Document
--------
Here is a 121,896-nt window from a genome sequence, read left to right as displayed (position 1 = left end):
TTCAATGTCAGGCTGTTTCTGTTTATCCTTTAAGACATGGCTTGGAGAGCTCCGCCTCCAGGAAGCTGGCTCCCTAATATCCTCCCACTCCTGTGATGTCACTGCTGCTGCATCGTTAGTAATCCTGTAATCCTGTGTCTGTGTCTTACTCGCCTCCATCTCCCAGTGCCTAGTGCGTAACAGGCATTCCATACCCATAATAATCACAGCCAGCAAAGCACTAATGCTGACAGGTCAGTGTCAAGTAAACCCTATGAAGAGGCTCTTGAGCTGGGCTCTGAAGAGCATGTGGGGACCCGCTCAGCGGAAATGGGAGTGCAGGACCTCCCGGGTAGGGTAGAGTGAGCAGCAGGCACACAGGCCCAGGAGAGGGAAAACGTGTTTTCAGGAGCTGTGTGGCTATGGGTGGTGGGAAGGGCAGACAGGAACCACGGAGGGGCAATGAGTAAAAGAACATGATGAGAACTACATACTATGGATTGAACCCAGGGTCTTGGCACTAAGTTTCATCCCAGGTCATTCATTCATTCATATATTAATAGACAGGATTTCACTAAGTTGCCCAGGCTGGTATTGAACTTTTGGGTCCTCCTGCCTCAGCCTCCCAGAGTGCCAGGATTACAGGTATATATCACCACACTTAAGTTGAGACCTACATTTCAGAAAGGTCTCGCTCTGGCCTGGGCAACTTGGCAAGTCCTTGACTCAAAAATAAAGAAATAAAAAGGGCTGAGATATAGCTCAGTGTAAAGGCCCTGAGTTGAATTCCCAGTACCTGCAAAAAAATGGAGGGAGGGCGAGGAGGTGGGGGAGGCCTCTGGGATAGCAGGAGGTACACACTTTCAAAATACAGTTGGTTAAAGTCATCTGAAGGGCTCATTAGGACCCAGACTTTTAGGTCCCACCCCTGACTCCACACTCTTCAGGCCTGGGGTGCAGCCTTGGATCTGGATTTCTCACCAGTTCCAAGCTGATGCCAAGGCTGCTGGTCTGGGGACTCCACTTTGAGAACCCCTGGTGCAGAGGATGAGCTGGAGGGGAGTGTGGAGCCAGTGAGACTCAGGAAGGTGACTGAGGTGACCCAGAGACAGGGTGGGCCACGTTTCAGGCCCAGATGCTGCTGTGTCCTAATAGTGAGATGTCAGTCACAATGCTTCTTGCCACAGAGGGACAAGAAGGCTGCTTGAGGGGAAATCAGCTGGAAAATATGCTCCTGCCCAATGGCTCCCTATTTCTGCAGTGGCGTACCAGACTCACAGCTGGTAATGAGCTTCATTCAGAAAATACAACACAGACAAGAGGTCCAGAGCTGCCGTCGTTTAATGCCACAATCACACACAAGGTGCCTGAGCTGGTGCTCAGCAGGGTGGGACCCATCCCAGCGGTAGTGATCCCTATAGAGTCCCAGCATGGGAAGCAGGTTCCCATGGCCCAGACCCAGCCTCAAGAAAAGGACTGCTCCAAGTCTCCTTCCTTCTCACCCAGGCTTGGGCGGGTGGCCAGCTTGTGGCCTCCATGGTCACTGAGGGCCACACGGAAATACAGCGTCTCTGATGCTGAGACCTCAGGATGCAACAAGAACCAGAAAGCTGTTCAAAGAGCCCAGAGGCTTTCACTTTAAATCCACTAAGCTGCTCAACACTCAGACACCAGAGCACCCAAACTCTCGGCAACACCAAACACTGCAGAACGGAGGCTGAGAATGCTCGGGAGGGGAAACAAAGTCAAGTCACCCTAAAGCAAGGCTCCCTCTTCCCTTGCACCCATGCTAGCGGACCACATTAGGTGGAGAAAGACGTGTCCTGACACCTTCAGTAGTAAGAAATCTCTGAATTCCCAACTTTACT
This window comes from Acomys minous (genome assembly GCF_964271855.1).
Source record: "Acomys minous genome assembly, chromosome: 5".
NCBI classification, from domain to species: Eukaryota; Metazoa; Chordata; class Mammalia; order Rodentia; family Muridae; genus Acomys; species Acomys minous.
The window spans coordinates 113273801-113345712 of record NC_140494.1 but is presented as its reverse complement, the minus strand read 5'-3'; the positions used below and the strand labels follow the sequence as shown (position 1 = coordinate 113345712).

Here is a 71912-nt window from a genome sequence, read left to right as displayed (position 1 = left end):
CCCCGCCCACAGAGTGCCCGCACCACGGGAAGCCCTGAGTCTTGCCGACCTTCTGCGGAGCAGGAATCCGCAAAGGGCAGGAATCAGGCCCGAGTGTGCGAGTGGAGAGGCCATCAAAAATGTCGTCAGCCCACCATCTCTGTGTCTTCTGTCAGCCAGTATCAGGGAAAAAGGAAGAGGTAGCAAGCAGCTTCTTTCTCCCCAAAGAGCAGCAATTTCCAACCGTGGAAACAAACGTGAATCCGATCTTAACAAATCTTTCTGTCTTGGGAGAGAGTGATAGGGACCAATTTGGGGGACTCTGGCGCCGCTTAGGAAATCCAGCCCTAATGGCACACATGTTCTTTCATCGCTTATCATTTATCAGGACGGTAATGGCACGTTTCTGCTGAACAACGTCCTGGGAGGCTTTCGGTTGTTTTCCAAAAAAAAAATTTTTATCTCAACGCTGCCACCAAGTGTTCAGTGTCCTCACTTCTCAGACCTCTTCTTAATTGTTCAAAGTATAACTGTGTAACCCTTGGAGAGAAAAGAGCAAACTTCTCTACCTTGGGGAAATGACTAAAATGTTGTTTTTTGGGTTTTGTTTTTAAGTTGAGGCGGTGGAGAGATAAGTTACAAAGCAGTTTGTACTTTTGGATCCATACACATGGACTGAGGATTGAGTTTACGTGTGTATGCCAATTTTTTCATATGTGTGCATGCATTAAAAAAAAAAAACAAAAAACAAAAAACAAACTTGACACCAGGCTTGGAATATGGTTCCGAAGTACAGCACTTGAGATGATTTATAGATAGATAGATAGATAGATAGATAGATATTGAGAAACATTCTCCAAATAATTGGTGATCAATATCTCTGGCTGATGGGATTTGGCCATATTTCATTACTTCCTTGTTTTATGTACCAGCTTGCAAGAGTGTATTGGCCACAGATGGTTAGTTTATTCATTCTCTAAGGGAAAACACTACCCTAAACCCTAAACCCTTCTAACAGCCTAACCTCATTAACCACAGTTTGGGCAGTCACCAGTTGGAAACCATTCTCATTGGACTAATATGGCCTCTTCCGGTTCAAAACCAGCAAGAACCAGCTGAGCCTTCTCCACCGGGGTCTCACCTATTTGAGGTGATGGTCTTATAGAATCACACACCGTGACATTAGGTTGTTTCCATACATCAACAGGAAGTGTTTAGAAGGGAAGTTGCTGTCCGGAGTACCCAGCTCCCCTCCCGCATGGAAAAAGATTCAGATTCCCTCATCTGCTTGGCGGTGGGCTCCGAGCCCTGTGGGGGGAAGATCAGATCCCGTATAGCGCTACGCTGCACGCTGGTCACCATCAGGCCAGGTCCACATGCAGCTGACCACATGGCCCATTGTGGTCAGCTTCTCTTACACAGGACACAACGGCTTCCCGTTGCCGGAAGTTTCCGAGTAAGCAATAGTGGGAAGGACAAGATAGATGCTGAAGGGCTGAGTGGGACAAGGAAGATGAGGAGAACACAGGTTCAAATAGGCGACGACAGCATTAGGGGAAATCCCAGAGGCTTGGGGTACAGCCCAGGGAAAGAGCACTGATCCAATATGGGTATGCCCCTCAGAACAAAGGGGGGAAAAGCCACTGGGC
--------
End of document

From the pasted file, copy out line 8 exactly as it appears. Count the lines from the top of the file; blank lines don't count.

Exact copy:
CCCCGCCCACAGAGTGCCCGCACCACGGGAAGCCCTGAGTCTTGCCGACCTTCTGCGGAGCAGGAATCCGCAAAGGGCAGGAATCAGGCCCGAGTGTGCGAGTGGAGAGGCCATCAAAAATGTCGTCAGCCCACCATCTCTGTGTCTTCTGTCAGCCAGTATCAGGGAAAAAGGAAGAGGTAGCAAGCAGCTTCTTTCTCCCCAAAGAGCAGCAATTTCCAACCGTGGAAACAAACGTGAATCCGATCTTAACAAATCTTTCTGTCTTGGGAGAGAGTGATAGGGACCAATTTGGGGGACTCTGGCGCCGCTTAGGAAATCCAGCCCTAATGGCACACATGTTCTTTCATCGCTTATCATTTATCAGGACGGTAATGGCACGTTTCTGCTGAACAACGTCCTGGGAGGCTTTCGGTTGTTTTCCAAAAAAAAAATTTTTATCTCAACGCTGCCACCAAGTGTTCAGTGTCCTCACTTCTCAGACCTCTTCTTAATTGTTCAAAGTATAACTGTGTAACCCTTGGAGAGAAAAGAGCAAACTTCTCTACCTTGGGGAAATGACTAAAATGTTGTTTTTTGGGTTTTGTTTTTAAGTTGAGGCGGTGGAGAGATAAGTTACAAAGCAGTTTGTACTTTTGGATCCATACACATGGACTGAGGATTGAGTTTACGTGTGTATGCCAATTTTTTCATATGTGTGCATGCATTAAAAAAAAAAAACAAAAAACAAAAAACAAACTTGACACCAGGCTTGGAATATGGTTCCGAAGTACAGCACTTGAGATGATTTATAGATAGATAGATAGATAGATAGATAGATATTGAGAAACATTCTCCAAATAATTGGTGATCAATATCTCTGGCTGATGGGATTTGGCCATATTTCATTACTTCCTTGTTTTATGTACCAGCTTGCAAGAGTGTATTGGCCACAGATGGTTAGTTTATTCATTCTCTAAGGGAAAACACTACCCTAAACCCTAAACCCTTCTAACAGCCTAACCTCATTAACCACAGTTTGGGCAGTCACCAGTTGGAAACCATTCTCATTGGACTAATATGGCCTCTTCCGGTTCAAAACCAGCAAGAACCAGCTGAGCCTTCTCCACCGGGGTCTCACCTATTTGAGGTGATGGTCTTATAGAATCACACACCGTGACATTAGGTTGTTTCCATACATCAACAGGAAGTGTTTAGAAGGGAAGTTGCTGTCCGGAGTACCCAGCTCCCCTCCCGCATGGAAAAAGATTCAGATTCCCTCATCTGCTTGGCGGTGGGCTCCGAGCCCTGTGGGGGGAAGATCAGATCCCGTATAGCGCTACGCTGCACGCTGGTCACCATCAGGCCAGGTCCACATGCAGCTGACCACATGGCCCATTGTGGTCAGCTTCTCTTACACAGGACACAACGGCTTCCCGTTGCCGGAAGTTTCCGAGTAAGCAATAGTGGGAAGGACAAGATAGATGCTGAAGGGCTGAGTGGGACAAGGAAGATGAGGAGAACACAGGTTCAAATAGGCGACGACAGCATTAGGGGAAATCCCAGAGGCTTGGGGTACAGCCCAGGGAAAGAGCACTGATCCAATATGGGTATGCCCCTCAGAACAAAGGGGGGAAAAGCCACTGGGC